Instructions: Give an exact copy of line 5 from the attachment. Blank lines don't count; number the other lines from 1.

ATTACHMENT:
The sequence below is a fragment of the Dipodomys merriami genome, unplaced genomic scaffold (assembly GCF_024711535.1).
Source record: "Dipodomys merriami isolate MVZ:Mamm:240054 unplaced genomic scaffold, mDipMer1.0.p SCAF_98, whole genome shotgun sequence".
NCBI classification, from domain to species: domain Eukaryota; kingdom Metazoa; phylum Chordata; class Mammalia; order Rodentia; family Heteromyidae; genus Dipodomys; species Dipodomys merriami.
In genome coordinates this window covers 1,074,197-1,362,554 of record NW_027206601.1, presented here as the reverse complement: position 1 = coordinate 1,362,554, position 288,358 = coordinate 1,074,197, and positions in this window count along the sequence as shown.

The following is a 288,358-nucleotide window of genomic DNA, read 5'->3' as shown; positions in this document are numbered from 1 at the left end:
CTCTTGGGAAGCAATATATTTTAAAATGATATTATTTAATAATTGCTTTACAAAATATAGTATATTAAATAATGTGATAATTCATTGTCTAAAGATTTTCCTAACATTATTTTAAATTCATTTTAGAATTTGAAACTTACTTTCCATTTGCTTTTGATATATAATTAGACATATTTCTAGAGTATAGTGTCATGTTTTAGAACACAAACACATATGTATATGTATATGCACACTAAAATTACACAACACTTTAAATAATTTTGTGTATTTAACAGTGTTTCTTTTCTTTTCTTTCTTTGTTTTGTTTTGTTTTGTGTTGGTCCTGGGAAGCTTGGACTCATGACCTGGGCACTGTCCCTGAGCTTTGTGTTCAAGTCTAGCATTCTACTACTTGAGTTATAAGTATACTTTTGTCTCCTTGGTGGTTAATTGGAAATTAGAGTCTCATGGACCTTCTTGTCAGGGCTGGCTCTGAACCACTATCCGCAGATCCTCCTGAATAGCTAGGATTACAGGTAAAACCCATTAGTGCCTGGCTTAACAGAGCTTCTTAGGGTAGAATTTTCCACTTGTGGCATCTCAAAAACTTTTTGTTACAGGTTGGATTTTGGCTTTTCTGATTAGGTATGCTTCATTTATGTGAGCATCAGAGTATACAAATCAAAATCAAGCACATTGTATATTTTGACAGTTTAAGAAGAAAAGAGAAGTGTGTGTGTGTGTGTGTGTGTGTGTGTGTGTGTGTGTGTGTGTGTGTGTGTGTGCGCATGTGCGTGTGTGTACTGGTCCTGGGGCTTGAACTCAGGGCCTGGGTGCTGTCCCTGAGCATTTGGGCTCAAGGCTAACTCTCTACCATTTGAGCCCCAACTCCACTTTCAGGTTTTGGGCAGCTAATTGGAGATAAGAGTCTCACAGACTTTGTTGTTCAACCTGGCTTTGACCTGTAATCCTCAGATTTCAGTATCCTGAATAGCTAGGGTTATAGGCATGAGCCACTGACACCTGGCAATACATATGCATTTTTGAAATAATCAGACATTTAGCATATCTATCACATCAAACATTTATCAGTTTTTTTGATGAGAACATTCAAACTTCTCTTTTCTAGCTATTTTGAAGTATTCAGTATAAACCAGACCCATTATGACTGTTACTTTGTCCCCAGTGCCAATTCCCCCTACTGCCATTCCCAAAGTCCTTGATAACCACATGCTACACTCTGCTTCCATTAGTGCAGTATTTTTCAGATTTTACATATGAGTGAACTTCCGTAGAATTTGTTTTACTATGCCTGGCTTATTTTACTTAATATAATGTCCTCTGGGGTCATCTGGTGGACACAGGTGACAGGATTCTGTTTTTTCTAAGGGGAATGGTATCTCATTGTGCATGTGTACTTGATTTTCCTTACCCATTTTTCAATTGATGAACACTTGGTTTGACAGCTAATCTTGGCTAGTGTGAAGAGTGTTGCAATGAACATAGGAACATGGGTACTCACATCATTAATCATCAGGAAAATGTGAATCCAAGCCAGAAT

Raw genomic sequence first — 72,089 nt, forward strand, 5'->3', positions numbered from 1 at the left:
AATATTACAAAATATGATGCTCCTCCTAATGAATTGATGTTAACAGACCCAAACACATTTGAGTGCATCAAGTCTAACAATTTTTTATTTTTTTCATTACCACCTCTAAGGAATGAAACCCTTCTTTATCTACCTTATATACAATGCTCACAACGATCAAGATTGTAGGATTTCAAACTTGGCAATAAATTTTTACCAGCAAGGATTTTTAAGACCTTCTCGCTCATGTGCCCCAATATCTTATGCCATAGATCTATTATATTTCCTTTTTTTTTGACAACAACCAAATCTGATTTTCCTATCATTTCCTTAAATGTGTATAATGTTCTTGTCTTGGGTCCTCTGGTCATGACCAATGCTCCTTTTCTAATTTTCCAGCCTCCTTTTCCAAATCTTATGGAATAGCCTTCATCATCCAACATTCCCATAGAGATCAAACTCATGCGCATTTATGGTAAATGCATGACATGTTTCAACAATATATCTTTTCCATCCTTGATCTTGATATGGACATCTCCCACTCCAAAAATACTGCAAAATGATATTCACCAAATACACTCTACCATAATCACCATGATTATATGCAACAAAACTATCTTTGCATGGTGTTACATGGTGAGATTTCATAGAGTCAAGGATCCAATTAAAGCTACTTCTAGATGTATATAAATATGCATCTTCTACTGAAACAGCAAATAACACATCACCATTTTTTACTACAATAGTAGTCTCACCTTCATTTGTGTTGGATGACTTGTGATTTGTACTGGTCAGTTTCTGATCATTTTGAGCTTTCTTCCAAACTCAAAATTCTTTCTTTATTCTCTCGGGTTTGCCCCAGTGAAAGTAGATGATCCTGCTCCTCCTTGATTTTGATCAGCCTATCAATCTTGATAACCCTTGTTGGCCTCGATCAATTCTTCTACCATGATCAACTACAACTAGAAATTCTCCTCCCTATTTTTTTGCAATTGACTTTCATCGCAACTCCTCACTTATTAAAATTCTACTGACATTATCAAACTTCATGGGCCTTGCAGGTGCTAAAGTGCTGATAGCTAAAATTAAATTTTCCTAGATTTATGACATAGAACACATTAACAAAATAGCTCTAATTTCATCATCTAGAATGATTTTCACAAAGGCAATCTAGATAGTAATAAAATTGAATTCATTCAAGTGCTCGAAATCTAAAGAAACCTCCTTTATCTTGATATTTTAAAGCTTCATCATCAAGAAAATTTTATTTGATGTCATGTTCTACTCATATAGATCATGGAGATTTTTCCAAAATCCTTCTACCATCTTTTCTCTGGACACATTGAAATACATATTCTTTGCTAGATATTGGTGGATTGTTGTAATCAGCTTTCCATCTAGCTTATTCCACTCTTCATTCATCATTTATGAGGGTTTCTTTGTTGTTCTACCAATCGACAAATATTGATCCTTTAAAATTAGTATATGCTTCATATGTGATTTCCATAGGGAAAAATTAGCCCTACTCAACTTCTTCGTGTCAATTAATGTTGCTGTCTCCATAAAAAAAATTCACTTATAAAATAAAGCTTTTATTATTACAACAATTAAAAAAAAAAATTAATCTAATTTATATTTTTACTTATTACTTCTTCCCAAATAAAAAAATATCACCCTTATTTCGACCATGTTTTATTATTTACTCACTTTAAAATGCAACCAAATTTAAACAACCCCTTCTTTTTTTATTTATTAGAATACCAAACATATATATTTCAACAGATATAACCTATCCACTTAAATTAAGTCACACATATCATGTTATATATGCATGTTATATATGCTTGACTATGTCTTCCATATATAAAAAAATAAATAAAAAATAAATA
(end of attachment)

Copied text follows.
The following is a 288,358-nucleotide window of genomic DNA, read 5'->3' as shown; positions in this document are numbered from 1 at the left end: